• For a few episodes (on both daytime and nighttime) in 1989, some of the O's in puzzles were quite odd-looking; they were rounder and clearly didn't match the rest of the letters. These were actually zeroes.
    • From 1989-96, the nighttime version had a three-day champion rule. Early on, the contestant's cumulative total would be shown on their backdrop, which could hold five digits. One particularly lucky contestant got north of $100,000 before her third Bonus Round, so Pat taped a "1" to her backdrop.
    • Both Susan and Vanna have turned a letter too far, causing the plastic sheet with the letter in it to slide off the trilon. [3]
    • Played with on the first episode of the electronic board. Vanna uses the bonus puzzle to demonstrate how the new board works. Pat then tries in vain to light up a letter, even going so far as to hit the board. Vanna then leans in and touches the monitor, and it lights up. (The monitors have to be touched on the right-hand border to activate, although knowing Pat, he was probably touching the wrong side on purpose.)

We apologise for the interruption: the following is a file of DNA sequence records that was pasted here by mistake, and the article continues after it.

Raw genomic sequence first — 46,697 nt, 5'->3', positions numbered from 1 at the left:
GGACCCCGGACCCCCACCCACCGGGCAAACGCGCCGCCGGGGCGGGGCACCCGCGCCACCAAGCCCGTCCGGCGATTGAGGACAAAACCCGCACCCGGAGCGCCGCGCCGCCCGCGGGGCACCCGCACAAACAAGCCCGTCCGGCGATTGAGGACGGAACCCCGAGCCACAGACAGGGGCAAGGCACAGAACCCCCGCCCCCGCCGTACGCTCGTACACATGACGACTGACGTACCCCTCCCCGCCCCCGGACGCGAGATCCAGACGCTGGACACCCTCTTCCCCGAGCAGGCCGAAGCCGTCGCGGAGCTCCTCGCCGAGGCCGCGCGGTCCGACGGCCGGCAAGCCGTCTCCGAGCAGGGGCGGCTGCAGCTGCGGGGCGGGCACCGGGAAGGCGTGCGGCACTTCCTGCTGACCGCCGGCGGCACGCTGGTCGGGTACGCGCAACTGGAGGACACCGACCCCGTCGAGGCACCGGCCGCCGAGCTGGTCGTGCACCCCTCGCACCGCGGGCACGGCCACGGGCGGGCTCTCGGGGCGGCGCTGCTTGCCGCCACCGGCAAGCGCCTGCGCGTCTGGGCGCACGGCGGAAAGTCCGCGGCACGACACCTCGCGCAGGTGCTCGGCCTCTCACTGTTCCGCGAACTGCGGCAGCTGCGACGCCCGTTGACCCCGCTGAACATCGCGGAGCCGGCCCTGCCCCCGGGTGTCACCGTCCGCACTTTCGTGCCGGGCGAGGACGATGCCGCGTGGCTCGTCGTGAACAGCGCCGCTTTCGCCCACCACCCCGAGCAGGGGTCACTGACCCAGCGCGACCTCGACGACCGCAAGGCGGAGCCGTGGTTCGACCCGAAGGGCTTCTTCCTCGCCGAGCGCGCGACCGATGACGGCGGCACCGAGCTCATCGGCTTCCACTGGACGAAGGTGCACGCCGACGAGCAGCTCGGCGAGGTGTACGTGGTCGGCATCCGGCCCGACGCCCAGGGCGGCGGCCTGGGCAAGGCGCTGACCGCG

• Incidentally, Vanna has had a few problems with letters randomly refusing to light up on the electronic board, including an episode only three months after its introduction where she hit the monitor with her fist before it finally cooperated.
    • Until the mid-1990s, the show made frequent use of an applause machine, which led to obviously-canned "ooh"s whenever a prize was shown, "aww"s whenever someone hit Bankrupt or Lose A Turn, or exaggerated gasps if someone came close to the top dollar value. In some rounds, it was painfully obvious that the same tracks were being recycled (such as the "aww" track on the clip at That One Level below). And on at least one occasion, they used the "children's" track on the applause machine by mistake. A different applause machine (the same one used during the last few years of Hollywood Squares) is used today, albeit in a less-frequent and less-obvious manner.